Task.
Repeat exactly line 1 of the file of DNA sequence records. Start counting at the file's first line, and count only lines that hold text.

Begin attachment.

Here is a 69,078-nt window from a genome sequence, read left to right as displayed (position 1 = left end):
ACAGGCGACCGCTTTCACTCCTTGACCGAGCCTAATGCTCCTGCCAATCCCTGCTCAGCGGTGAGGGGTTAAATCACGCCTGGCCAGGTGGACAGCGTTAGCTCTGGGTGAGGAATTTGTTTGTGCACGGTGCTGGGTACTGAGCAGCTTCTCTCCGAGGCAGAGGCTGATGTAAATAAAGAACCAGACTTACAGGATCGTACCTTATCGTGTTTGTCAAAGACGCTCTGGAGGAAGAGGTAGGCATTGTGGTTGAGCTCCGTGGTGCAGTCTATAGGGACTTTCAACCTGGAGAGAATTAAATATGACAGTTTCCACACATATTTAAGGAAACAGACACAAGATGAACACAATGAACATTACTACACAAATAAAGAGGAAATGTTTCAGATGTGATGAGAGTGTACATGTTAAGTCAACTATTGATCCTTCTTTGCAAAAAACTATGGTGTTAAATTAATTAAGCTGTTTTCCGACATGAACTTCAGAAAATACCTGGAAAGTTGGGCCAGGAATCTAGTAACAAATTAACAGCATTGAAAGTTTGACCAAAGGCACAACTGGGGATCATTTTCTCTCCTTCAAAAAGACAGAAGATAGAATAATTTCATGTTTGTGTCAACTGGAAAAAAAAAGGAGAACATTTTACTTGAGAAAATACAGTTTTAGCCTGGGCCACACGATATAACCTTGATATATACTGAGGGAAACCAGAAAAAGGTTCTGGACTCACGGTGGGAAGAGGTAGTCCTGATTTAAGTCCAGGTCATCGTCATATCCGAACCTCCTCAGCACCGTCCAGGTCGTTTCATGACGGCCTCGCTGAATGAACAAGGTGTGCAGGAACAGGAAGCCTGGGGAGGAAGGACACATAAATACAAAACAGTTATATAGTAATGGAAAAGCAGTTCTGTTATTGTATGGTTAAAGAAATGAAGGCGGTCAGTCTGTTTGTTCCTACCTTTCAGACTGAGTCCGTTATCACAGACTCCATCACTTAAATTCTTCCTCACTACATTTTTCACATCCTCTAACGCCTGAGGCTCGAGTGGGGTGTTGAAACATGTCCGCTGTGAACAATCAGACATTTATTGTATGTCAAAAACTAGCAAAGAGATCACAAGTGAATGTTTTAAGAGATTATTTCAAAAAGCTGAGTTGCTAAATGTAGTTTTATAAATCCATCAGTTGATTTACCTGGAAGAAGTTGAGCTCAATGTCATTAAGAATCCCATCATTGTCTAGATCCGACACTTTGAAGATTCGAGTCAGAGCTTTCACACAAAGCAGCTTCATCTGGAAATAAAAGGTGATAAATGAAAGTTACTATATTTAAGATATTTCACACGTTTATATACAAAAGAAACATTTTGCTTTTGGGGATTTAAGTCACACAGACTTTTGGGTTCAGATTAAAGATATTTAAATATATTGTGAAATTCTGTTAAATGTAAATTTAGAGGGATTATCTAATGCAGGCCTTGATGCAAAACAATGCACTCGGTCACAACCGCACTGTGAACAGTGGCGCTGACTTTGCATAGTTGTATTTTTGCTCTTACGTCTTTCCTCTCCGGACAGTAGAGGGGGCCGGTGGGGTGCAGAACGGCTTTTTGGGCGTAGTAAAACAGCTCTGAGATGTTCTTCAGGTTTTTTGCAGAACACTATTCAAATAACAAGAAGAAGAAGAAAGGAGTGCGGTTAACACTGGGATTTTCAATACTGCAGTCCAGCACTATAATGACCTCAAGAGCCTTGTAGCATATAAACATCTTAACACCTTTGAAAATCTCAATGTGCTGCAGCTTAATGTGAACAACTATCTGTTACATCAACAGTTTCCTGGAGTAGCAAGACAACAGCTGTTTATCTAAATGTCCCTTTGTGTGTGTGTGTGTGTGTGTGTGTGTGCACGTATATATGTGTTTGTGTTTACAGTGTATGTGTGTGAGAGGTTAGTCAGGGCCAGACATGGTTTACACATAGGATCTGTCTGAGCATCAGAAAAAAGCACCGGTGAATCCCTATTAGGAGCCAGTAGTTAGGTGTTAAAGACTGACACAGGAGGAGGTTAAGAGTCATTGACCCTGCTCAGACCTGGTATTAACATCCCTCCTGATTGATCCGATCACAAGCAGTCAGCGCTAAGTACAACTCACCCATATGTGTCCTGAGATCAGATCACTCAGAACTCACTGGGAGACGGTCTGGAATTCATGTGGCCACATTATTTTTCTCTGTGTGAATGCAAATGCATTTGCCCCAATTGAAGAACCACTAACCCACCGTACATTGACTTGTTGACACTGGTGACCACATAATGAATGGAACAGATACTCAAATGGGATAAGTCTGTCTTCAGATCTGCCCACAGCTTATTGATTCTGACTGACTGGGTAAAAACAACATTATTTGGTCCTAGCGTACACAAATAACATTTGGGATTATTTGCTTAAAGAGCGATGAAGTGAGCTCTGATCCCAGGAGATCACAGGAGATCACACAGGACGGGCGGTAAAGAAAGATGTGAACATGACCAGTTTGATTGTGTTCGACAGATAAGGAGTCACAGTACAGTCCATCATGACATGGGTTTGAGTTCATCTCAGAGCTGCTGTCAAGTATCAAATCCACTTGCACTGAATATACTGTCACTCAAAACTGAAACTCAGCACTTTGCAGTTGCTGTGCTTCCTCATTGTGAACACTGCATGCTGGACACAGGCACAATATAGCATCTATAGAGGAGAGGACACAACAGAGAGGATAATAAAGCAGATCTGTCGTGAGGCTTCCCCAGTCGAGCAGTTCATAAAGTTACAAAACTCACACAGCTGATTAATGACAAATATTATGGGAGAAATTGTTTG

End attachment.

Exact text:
Here is a 69,078-nt window from a genome sequence, read left to right as displayed (position 1 = left end):